In this multi-part series, we want to explore a theological reflection on love as found in the Chapters on Love by St. Maximus the Confessor ( c. 580 – 13 August 662), Christian monk and martyr for the faith. His stand against the imperial theology of the day, which said that Christ only had a single divine will (monothelitism), and his affirmation instead that Christ had a human and divine will (dyothelitism) in order to be fully Incarnated into human life, led to the emperor chopping off his right hand and cutting out his tongue. Maximus died in exile not too long afterwards. His reflections on Christian love in the lifelong process of discipleship are deep and worthy of examination in the Church today.

Maximus begins the first century of his treatise on love with a short definition: “love is a good disposition of the soul by which one prefers no being to the knowledge of God” (Chapters on Love 1.1). He says that love of God is greater than anything else because God is greater than anything He has made. So, if we love anything else in the created cosmos more than God, we are deficient in love. Why do we love created things more than the Creator?

Maximus suggests that our disordered loves are rooted in attachment, in the cleaving to earthly things. The use of earthly goods is not the problem; it is our attachment to them, which orientates our desire to them instead of to God. Christian spiritual formation, such as found in the teachings of the Sermon on the Mount in Matthew’s Gospel, is really about a process of detachment that slowly lets go of those things in our lives that grab our attention and devotion away from God. Maximus begins with the fear of God as the beginning of wisdom (Proverbs 9:10) and then moves up through the process to the love of God. The whole spiritual process is a movement of God’s grace and our free response to it:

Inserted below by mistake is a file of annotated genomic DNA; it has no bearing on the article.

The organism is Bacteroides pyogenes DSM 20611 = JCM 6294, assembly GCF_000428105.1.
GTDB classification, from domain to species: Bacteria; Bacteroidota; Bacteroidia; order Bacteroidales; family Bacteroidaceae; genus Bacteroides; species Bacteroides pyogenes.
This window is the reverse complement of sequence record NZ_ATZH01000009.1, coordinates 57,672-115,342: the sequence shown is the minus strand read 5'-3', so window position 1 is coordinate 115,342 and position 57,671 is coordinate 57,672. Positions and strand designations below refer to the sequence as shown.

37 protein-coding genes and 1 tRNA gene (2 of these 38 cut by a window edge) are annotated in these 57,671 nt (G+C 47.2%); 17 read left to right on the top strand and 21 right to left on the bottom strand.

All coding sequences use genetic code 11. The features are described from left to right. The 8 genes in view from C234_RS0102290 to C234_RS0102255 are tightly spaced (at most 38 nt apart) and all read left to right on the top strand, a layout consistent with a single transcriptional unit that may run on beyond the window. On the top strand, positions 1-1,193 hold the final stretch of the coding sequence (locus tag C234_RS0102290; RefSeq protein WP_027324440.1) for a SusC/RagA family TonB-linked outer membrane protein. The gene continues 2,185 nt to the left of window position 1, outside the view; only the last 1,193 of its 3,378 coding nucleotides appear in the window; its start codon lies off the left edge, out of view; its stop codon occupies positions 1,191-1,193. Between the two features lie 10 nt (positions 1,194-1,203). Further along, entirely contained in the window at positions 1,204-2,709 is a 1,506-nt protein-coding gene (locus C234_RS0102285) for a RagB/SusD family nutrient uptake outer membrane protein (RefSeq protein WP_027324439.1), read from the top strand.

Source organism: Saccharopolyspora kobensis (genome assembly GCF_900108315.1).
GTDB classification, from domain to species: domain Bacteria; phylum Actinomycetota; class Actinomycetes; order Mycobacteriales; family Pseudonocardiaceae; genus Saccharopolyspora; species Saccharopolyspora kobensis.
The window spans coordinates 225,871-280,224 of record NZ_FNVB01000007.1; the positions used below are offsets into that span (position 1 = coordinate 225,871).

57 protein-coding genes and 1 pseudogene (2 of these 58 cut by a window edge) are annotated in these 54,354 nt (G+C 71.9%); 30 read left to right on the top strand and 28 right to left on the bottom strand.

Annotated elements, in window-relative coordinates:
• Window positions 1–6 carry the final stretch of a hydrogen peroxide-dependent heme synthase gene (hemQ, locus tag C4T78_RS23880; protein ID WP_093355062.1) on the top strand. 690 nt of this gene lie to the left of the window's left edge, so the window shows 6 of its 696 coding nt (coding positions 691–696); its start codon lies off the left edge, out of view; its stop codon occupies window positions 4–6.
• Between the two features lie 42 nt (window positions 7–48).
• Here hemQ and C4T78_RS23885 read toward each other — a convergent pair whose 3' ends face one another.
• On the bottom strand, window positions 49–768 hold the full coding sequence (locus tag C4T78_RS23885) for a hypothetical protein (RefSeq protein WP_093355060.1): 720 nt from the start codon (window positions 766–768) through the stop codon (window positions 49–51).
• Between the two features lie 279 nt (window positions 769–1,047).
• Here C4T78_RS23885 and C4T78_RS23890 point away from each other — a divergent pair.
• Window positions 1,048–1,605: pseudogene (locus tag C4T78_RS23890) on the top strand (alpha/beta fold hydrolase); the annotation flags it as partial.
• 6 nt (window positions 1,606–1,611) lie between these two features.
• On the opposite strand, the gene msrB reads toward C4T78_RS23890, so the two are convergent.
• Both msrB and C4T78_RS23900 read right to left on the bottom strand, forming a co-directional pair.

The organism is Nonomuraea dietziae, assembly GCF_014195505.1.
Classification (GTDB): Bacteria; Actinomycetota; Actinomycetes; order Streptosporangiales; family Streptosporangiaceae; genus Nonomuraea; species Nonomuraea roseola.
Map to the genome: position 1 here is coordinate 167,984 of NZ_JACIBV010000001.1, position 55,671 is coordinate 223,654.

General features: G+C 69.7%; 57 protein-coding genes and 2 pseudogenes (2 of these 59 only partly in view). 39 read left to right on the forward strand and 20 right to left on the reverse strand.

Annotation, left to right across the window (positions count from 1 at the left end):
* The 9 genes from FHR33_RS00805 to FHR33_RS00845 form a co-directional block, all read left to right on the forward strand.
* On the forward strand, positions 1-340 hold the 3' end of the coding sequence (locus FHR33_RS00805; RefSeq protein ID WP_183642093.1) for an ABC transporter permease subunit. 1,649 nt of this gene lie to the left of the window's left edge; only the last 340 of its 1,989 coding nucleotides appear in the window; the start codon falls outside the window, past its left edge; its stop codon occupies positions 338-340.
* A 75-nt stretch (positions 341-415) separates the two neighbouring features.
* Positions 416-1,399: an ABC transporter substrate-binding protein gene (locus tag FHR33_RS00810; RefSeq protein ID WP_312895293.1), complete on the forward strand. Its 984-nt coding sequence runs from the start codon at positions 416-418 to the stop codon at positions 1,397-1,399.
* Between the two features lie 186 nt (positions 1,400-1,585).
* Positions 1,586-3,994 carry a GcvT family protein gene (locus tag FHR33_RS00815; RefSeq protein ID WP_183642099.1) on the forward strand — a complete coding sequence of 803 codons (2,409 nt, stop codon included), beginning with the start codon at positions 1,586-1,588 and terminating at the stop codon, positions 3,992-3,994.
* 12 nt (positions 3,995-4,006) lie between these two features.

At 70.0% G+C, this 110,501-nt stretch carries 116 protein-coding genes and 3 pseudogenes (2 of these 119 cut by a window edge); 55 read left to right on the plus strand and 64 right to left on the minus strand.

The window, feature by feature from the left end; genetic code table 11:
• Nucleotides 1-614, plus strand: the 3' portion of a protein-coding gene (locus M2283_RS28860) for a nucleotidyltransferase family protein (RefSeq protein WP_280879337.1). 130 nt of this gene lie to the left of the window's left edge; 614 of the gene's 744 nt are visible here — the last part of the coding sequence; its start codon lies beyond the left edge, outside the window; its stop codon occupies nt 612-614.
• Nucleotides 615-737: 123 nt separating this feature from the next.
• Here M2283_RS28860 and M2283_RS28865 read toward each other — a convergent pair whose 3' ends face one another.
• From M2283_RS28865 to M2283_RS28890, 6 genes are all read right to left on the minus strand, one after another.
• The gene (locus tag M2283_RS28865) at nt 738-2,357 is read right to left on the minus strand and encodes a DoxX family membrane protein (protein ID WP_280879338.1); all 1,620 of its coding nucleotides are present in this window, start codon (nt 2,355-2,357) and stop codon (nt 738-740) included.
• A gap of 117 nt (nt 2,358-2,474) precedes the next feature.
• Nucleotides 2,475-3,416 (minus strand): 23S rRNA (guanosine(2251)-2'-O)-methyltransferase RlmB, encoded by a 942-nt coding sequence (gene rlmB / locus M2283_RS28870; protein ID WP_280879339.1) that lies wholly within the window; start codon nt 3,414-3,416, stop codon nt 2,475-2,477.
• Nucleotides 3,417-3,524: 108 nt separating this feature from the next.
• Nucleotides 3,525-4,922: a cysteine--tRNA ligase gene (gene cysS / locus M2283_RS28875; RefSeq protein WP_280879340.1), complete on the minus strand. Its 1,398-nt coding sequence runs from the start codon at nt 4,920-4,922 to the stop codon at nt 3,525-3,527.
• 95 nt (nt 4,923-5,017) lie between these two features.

The one who believes the Lord fears punishment; the one who fears punishment becomes master of his passions; the one who becomes master of his passions patiently endures tribulations; the one who patiently endures tribulations will have hope in God; hope in God separates from every earthly attachment; and when the mind is separated from this it will have love for God (Chapters on Love 1.3).